To get to play in the World Series was something special, but so was the experience of being part of the happenings in Omaha.
"There were a lot of fans there," Rutschman said. "And there were a lot of Oregon State fans. We played in the first game, and they had a fly-over before that game. That was so cool."
"Omaha was so much fun," Taylor said. "It's crazy how they take care of you there. You'd have people just come up to you, and tell you how happy they were for you. The atmosphere there was amazing. It was unreal to see so many people at the games. There were 20,000-plus. It had a Major League feel, with with a college atmosphere."
At the Series
Oregon State opened play at the eight-team World Series on June 17 with a first-round game against Cal-State Fullerton.
And things didn't get off to a promising start for the Beavers, as they trailed the Titans 5-1 going into the bottom of the sixth inning.
"We had some first-game jitters," Rutschman said.
But the Beavers rallied to scored a 6-5 victory, with Rutschman singling in Trevor Larnach with the game-winning run in the bottom of the eighth inning.
"We came back and won," Rutschman said. "(Sophomore pitcher) Drew (Rasmussen) closed it out. That paved the way."
Rutschman went 1 for 5 with the game-winning RBI in that game.
The Beavers followed that up with a 13-1 World Series win over Louisiana State University on June 19.
Rutschman scored a run in that game. Taylor also made his first World Series appearance in that game.
"I was told to get up in that game against LSU," Taylor said. "I thought I might go in and catch. (OSU undergraduate assistant coach) Ryan Ortiz sprinted down to the bullpen to tell me that I'm in. That put a big smile on my face. I got out there and just looked around. It was 'wow, I'm playing in the College World Series.'"
Oregon State then met LSU again on June 23, but, this time, the Tigers came away with a 3-1 win. That set up a third game between the squads, with the losing team being eliminated from World Series play. LSU picked up a 6-1 victory in that game, played June 24, ending the Beavers' season.
Rutschman, in addition to having the game-winning hit against Cal-State Fullerton, also had two amazing defensive plays at the World Series, each time leaping straight out from his catcher position to make diving catches of popped-up bunts. Both of those plays, made against Cal-State Fullerton and LSU, made the SportsCenter top 10 each night.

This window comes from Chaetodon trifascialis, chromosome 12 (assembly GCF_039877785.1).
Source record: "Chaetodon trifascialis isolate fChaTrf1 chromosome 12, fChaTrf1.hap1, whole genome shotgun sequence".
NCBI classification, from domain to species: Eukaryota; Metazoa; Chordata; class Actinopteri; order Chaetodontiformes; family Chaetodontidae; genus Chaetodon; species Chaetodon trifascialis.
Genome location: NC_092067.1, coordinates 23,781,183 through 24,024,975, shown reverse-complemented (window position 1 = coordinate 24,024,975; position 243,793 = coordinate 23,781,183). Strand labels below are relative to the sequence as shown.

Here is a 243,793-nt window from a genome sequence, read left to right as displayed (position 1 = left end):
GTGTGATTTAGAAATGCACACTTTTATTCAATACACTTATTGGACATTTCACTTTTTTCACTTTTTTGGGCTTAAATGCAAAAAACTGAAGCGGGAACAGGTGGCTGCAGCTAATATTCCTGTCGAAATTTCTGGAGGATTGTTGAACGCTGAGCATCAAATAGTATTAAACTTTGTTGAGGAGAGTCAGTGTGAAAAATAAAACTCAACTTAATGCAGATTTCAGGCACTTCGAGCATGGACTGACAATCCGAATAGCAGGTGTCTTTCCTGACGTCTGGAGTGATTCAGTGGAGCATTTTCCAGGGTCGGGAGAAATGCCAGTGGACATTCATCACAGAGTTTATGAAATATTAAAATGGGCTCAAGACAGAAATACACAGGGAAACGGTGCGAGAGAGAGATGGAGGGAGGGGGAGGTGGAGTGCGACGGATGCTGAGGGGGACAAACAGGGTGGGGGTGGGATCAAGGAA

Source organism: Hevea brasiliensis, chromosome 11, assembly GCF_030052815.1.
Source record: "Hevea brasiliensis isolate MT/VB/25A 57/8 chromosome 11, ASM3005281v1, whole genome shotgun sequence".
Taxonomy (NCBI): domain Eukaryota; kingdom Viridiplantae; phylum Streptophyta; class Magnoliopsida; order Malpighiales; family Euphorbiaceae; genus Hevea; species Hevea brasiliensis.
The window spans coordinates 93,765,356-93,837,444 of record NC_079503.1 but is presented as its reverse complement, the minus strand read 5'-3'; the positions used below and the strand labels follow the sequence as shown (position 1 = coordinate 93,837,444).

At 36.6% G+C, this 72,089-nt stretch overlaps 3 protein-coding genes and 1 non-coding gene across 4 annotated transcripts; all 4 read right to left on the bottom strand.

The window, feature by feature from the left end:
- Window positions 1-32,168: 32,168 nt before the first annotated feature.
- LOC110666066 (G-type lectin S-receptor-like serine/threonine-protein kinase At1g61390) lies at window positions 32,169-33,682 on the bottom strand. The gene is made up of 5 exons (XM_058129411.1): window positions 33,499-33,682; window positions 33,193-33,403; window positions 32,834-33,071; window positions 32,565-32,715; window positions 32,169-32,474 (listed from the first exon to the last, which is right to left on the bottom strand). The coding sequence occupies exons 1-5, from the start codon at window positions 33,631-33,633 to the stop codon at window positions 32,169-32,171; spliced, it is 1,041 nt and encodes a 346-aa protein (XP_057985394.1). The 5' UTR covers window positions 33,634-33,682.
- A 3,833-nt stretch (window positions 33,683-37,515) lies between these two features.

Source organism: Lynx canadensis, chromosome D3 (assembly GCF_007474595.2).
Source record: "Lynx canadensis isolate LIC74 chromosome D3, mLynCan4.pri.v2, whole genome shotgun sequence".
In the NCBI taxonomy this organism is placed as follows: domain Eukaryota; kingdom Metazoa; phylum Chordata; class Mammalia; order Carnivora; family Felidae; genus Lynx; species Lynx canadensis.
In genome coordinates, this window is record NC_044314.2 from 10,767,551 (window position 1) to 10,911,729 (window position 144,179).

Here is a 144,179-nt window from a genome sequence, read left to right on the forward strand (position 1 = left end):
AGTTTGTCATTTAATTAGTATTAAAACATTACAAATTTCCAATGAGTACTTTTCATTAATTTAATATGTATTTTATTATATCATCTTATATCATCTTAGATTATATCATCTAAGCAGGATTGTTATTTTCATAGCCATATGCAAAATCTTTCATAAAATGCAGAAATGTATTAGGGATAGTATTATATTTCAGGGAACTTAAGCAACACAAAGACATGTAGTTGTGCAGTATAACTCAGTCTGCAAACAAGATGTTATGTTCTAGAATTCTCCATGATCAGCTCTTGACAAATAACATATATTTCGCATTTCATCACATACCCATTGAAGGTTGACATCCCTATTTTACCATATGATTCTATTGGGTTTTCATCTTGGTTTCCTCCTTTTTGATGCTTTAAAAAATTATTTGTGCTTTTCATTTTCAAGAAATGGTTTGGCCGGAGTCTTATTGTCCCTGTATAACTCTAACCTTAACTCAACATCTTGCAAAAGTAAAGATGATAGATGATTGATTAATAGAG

"It's rare to get that many plays like that at catcher," Rutschman said. "It felt amazing to be on the SportsCenter top 10, but the best part was being there with my team."
After the Series
Neither Rutschman nor Taylor took much of a break following the World Series.
Taylor is playing summer ball with the Corvallis Knights of the West Coast League. Rutschman played with the Falmouth (Mass.) Commodores of the storied Cape Cod League.
"It was good," Rutschman said. "I got to play against a lot of good competition and meet a lot of new people. It was whole new experience, living with a host family, and I've never been to that part of the country before."
Taylor is having a big season for the Knights. Through Tuesday, he was hitting for a .301 average, with six doubles, three home runs, 21 runs scored and 21 RBIs in 32 games. He also played in the West Coast League all-star game.
"The best thing is that I'm getting a lot of at-bats," Taylor said. "I'm working on my timing, and seeing the ball."
The Knights were scheduled to host Yakima Valley in a postseason game on Wednesday. Results of that game weren't available when the Times went to press.
Rutschman and Taylor, and likely the rest of the Oregon State squad, is already looking ahead to the 2018 season.
"We've got some unfinished business," Rutschman said. "We've got a lot of returning guys. We've got more experience, and we know what we need to do."
"We've got the same goal in mind," Taylor said. "This year will add more fuel to the fire. We're going to work even harder."
Rutschman certainly seems to be dedicated to help the Beavers take the next step.
A standout kicker (he set the Oregon high school state record with a 63-yard field goal while at Sherwood), he served as the Oregon State kickoff specialist during the 2016 football season, booming 20 kickoffs into the end zone for touchbacks.
He decided not to play with the Beaver football squad this fall.
"It was a tough decision," he said. "I had some long talks with my family. It's one of those things. I wish I could play both. It was a great experience, but you have to be totally committed, and I felt like I cheating both teams."
It sounds like Rutschman and Taylor are both committed to put the Beavers — and Sherwood — back in the College World Series again next year.